Doug Hoey, Pharmacist: You know, the freedom that the military has helped us become the greatest country in the world and I can't even take care of this patient. I'm not allowed to take care of the patient. There's an outrage that comes from that.

Mike Koelzer, Host: Doug, I ain't no genius, but

if I'm sitting around with Tricare and Es. I'm putting my hand up and saying, Hey, don't exclude any pharmacy. Pay 'em junk. take money from them and make them crawl to you and lick their boots.

But don't exclude them. It's gonna be bad pr. If you're sitting in their seat at this board meeting of, you know, ESI people, why did you exclude independent pharmacies instead of just treating us like crap, like they always do

Doug Hoey, Pharmacist: Well, I think what you're describing is probably akin to the conversation maybe that they had, because again, some of the terms that were sent to us from [00:38:00] members are way below cost.

Mike Koelzer, Host: before they were dumped.

Doug Hoey, Pharmacist: Both the first round and the second round. Cuz the first round and the second round, according to this communication from Express Scripts are exactly the same.

Mike Koelzer, Host: But Doug, they didn't just give bad contracts to people. Didn't they actually kick people off? It wasn't like, we're kicking you off if you don't sign this contract. Wasn't it just like you don't have a choice?

Doug Hoey, Pharmacist: Yeah, it was, they wanted 15,000 fewer pharmacies.

 What they had in their agreement with, the Tricare Express Scripts Agreement shrunk the network.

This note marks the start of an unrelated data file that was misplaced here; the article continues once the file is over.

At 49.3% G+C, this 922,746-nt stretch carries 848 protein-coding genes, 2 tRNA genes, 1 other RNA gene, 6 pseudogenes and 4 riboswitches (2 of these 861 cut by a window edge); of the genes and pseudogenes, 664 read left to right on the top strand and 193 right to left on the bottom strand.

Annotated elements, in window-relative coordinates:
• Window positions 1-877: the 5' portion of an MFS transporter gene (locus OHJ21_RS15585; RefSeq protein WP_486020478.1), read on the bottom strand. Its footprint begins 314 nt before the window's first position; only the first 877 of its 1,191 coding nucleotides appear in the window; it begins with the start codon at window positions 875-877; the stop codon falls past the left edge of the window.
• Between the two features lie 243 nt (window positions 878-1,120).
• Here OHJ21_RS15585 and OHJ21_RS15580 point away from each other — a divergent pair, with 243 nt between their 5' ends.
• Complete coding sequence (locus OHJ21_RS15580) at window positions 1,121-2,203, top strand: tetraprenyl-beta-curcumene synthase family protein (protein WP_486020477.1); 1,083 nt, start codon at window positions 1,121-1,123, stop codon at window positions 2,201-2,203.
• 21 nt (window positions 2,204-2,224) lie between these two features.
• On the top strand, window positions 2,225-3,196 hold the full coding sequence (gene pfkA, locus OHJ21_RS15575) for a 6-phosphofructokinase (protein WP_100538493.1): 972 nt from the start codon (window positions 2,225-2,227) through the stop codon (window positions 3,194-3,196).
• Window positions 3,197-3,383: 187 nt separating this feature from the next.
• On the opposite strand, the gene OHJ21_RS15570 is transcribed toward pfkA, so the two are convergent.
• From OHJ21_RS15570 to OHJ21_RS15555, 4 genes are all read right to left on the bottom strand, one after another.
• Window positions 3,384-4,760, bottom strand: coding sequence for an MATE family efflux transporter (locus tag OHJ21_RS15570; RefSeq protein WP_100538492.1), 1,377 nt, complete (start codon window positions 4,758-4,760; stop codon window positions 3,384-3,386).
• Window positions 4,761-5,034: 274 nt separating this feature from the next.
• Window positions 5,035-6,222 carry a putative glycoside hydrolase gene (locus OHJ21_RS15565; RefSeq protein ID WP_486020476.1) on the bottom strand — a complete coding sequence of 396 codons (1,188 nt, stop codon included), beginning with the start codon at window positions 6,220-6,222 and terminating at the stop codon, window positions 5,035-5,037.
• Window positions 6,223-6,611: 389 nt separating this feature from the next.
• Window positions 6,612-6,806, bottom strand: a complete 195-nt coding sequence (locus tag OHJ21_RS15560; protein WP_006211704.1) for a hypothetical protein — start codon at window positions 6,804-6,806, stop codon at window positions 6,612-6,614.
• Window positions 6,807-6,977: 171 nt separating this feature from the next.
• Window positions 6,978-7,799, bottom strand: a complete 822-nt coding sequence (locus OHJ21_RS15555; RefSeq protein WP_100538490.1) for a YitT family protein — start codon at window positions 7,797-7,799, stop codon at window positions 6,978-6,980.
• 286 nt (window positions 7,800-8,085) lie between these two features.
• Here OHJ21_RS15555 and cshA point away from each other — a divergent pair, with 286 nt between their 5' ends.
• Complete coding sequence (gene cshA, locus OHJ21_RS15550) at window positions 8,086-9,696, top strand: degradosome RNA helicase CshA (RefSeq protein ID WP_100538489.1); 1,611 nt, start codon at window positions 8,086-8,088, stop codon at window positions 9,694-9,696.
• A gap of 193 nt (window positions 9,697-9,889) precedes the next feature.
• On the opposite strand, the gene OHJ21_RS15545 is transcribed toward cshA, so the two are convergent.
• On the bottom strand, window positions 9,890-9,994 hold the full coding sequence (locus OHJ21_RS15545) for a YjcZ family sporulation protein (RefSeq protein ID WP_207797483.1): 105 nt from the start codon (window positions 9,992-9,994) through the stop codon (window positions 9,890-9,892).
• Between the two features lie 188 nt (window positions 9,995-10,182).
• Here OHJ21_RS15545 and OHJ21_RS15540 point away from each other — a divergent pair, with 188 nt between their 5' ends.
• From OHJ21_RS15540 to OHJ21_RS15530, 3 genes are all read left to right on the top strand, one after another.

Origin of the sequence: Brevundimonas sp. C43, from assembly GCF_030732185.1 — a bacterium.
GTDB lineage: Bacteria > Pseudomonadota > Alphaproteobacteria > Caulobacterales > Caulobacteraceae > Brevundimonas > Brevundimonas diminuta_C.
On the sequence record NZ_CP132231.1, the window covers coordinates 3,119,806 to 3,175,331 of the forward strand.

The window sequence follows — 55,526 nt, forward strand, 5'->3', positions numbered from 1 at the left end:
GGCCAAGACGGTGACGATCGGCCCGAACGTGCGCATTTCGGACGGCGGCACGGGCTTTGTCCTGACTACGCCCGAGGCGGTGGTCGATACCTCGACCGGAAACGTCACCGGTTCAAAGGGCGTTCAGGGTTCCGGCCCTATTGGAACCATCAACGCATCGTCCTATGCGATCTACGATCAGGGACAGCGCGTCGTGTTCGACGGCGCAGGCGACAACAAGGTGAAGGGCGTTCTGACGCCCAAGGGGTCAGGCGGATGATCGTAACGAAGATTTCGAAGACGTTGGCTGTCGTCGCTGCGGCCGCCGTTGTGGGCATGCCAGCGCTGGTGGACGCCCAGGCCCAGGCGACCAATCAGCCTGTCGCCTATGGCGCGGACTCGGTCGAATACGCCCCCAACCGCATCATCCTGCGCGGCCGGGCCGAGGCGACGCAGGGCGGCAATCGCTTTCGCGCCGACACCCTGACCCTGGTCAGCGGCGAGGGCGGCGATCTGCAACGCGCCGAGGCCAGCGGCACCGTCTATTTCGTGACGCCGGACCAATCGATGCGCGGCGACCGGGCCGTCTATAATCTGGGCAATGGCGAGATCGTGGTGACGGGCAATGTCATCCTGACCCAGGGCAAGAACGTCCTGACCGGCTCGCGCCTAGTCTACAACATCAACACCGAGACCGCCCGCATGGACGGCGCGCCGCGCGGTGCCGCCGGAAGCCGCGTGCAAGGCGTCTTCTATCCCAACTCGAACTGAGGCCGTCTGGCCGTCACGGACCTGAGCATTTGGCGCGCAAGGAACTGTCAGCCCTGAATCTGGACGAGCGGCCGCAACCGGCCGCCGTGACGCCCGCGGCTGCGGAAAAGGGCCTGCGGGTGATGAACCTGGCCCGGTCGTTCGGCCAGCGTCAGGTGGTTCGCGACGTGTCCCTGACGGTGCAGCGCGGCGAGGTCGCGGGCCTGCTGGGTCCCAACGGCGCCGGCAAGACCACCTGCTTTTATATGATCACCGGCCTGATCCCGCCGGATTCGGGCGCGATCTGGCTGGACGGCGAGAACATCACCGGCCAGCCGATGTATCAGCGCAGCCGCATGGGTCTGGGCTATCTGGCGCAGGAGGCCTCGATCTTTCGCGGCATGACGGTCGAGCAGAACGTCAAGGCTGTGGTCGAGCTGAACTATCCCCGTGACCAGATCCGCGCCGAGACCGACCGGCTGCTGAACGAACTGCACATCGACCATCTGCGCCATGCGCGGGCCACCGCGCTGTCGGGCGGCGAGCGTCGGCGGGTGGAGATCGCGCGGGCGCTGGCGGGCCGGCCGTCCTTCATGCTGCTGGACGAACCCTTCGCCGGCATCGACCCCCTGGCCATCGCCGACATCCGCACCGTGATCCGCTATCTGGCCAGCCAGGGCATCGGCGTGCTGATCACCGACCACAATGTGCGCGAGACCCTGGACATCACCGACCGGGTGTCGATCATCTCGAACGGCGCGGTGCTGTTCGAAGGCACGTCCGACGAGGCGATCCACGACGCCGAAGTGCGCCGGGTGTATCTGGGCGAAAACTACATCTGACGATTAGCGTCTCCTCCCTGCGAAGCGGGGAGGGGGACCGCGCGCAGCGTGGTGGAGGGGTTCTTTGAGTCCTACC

Mike Koelzer, Host: Why? Why is that better for them than worse? If I'm running a network, I want more pharmacies and I want to pay 'em dirt, and I look.

Doug Hoey, Pharmacist: Well, they want fewer and apparently to pay dirt at least below cost based on these things that were sent to us. One factor you have to keep in mind that may, that helps drive their logic 

ismail order, 

Mike Koelzer, Host: Oh yes. I see. Now you'd rather have like [00:39:00] very limited, so they go mailer. Gotcha. 

Doug Hoey, Pharmacist: Right? You want as few as possible to drive that patient into mail order.

So that's how your behavior dictates things to, to steer patients into mail order.

Mike Koelzer, Host: I forgot about that.

Doug Hoey, Pharmacist: Yeah. That's a big deal. And there's actually incentives in the Express Scripts TRICARE agreement to drive patients into mail order.

Like, Express Scripts shares in some, they get a, not literally a bonus, but they get more money if they're able to drive a patient into mail order. Maybe just be on brand products. I can't remember, but yeah. So the incentives around mail order are driving a lot of their behavior.

You know, they're making a ton of money on that when they can't even incentivize mail order without kicking people out. if you. Pizza places in town, some you go sit down there, some you take out the pizza, some get delivery and this and that. And it's like they can price it accordingly [00:40:00] for who they're trying to attract and so on.

Mike Koelzer, Host: But you know, that mail order must be a tough sell. If instead of making mail order, I don't like this, but instead of making mail order free and the independent pharmacy, $30 copay or something like that, they're making a crapload of money when they can't play that game and they actually have to basically close the doors of that place.